Sarah, sorry to respond so late – my time is “crunched” these days… but i wanted to respond quickly to your blog! First congratulations on choosing to homeschool again- while it is challenging at times it is one of the most rewarding experiences in my life thus far! We call our homeschooling – “REALISTIC homeschooling”. This is our ninth year to homeschool, and we will continue to homeschool throughout our girls 12th grade year! They will recieve a diploma from our Homeschool that our state (KY) recognizes as a “real” diploma. Abby (10th grade) & Vivian (6th grade) have very different learning syles. So it will be key to notice how each of your children learn. All of the views above share great ideas, thoughts & answers- so you have plenty of GREAT advice concerning your questions. I wanted to write and say that the whole reason our family chooses to homeschool is so Gods word is constantly before them. We do not view the Bible as just a history book but as a life application “series” that allows us to all see His instructions & plans for each of our indiviual lives (hence “personal” relationship with Christ”). We have Bible daily & the discussion from this has grown our girls spiritually beyond our dreams. This being the most important subject starts our day off with our focus on God. We use a curriculum called Foundations that takes you through the whole Bible within 3 years, once you have completed the series you begin again. Gods word brings new “light” every time we read it & Foundations also gives extra reading & daily work as your children get older. There is scripture memorization & drills (great for younger children). We always use a “Bible curriculum” (Alpha Omega or Abeka) to teach the other subjects. We get a lot of help from the internet (Algebra, etc). (I do allow them to skip some of the things in the curriculum that is so repetitive if I know they understand the concept). We also DO NOT move on, until they “get it”. Our girls have music lessons (that their Dad teaches) & have learned Sign Language which they also use in church. We use Mission Work (done through church or through our family ministry) to give extra credits (incentives) & show them that is pleasing to the Lord & their parents. We have a Family motto that we have created & a yearly homeschool prayer that we begin with at the beginning of the year – this shows them how God not only hears their prayers but answers them…it has been amazing at the end of the year to see how God has guided & blessed through out our school year. I write a lot of our studies that pertain to our family & our rules (teenage, boy stuff, modesty, etc.) and always refer back to Gods word so it’s not just a Mom & Dad says so thing. The main thing to remember is – Do not compare your children to eachother & remind them not to compare themselves to other children. God has a unique plan for each one of them (parents too)! Sorry for the small novel, but wanted to write you back. If you have any questions let me know. I have worked for years with different homeschool parents (all over the US) and see it as the parents job to teach them our morals & values!

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  13. sarahkwolfe says:

    Md….thanks so much for adding your thoughts.

    All of these thoughts are confirming our decision. I’m getting excited!!! These are all great suggestions and great advice!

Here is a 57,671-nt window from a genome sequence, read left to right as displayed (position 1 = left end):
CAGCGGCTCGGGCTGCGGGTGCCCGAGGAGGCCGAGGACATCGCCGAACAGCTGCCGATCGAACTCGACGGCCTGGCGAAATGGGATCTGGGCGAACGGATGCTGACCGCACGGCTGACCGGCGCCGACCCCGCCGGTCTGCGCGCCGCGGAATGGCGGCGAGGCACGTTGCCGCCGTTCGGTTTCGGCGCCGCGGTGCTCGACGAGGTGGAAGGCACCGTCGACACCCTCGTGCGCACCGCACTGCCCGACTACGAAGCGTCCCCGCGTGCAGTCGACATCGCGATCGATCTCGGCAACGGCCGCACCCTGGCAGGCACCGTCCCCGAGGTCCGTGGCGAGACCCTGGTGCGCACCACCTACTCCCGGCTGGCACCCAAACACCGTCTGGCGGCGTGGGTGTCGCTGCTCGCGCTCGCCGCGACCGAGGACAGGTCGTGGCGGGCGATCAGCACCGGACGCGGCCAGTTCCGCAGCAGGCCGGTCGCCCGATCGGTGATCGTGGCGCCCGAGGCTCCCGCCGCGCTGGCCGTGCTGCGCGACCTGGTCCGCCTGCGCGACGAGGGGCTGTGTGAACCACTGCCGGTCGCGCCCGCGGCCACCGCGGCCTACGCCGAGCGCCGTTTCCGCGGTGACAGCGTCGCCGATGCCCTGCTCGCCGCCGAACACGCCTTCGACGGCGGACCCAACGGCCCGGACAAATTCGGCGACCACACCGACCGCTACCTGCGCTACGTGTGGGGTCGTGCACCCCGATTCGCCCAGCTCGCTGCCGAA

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  14. dusty says:

    1. What is the biggest danger / shortcoming / failure you’ve faced in homeschooling. What tripped you up?

    -lack of confidence…

    2. What is something that worked really well / surprised you / you would never leave out of your homeschool routine?

    -letting her use multi colored pens for homework…she is a visual learner…would never leave out of my routine- spontaneity.-play time

    3. What about curriculum? Especially those of you with older kids…do you like video curriculum, do you use the same across subjects…tell me what you like.

    -we changed up curriculum…started with BJU but for my daughter it was too ridged…used a mix of stuff after that…Saxton math, games, we still play “Africa” and “Europe” a lot…Easy Grammar plus was a God send…

    4. What’s the biggest wonder and joy you’ve found in homeschooling.

    – I still get joy out of it…seeing her work though things now…and knowing I taught her that…Things I did not realize she actually learned..fining out that she was listening after all. getting to be around while she is growing and learning..seeing the concepts click…

    5. Tell me one structural or practical thing that you didn’t know going in, but that really helped.

    – I did not know about learning styles going into homeschooling..but it helped a lot…it makes all the difference in the world…one person may learn better sitting at a table with a good eraser and quiet…while another learns best with music playing, colored flash cards, and laying on the floor…

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    • sarahkwolfe says:

      Thanks for adding your thoughts, Dusty! I need to check out the Saxton math…it seems to keep come up.

      You are correct about the different learning styles, and I need to really think about that, especially with my Nate. He is my creative little man and I think working with him in finding a style that excites him will be key…he loves making things and coloring and planning. I think if I can incorporate color and such that will be helpful.

      I need to be creative in thinking through our structure of how we’ll spend our days. I remember one friend reminding me that I don’t have to bring school home….to not feel like I have to sit them at the table the whole time and sit up straight, etc.

      These are all wonderful answers to the questions…I sure appreciate the input!!

      Like